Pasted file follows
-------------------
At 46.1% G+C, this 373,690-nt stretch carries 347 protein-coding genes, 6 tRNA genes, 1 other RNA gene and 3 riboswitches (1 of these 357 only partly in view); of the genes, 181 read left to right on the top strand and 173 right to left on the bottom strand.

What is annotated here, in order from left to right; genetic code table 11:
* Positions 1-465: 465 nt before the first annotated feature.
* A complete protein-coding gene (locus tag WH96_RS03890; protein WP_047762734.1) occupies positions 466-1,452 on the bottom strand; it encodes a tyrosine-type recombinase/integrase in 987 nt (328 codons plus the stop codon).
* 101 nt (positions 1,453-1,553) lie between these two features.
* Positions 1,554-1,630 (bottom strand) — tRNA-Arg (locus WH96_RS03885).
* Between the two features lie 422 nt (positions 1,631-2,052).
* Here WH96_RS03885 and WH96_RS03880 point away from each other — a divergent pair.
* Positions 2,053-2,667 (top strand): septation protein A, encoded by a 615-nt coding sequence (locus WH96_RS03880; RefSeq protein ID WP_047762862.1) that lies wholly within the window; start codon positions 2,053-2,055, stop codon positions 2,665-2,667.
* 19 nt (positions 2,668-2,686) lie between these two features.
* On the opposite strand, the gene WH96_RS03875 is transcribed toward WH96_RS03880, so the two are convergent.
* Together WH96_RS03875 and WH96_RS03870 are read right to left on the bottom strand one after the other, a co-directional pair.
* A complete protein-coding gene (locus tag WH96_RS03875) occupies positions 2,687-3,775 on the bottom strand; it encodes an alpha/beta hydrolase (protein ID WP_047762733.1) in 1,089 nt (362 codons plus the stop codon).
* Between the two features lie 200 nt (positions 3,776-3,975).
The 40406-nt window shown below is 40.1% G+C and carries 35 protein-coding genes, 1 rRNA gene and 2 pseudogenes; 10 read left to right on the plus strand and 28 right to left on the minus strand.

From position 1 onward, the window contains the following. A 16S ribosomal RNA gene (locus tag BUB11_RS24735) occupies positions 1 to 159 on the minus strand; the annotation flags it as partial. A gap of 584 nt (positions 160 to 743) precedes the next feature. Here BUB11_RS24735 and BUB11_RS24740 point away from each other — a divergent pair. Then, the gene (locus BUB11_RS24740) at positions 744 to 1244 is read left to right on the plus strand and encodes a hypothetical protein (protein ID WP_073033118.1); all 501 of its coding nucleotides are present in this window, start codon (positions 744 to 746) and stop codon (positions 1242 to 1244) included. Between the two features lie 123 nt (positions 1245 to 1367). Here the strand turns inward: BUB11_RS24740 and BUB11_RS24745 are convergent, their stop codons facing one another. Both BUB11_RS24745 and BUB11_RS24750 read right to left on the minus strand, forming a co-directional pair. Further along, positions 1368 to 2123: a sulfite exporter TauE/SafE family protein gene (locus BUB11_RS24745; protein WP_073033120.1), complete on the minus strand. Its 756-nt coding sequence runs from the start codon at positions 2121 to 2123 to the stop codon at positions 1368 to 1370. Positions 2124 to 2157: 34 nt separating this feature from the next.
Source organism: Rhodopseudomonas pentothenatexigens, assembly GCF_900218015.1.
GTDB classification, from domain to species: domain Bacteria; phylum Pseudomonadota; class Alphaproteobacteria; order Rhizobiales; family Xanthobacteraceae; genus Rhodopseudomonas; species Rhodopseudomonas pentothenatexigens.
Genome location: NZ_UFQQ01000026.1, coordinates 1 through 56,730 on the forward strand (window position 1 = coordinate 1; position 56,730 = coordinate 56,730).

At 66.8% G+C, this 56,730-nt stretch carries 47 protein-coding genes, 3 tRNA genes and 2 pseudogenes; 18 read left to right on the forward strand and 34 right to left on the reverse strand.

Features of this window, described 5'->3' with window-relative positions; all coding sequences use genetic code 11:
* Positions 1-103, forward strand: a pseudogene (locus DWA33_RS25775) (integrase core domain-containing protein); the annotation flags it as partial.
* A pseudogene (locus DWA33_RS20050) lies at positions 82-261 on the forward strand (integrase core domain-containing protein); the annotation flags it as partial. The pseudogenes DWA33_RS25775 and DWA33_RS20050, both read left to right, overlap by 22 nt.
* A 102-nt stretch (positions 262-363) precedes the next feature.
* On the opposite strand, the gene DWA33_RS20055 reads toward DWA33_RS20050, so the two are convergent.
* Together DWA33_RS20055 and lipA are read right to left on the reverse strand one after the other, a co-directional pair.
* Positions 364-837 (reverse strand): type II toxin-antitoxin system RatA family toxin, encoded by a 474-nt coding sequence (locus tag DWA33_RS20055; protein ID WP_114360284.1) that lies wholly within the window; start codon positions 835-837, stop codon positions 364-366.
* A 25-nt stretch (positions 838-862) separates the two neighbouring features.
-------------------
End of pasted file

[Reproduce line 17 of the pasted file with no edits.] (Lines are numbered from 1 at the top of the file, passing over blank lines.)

Source organism: Rhodopseudomonas pentothenatexigens, assembly GCF_900218015.1.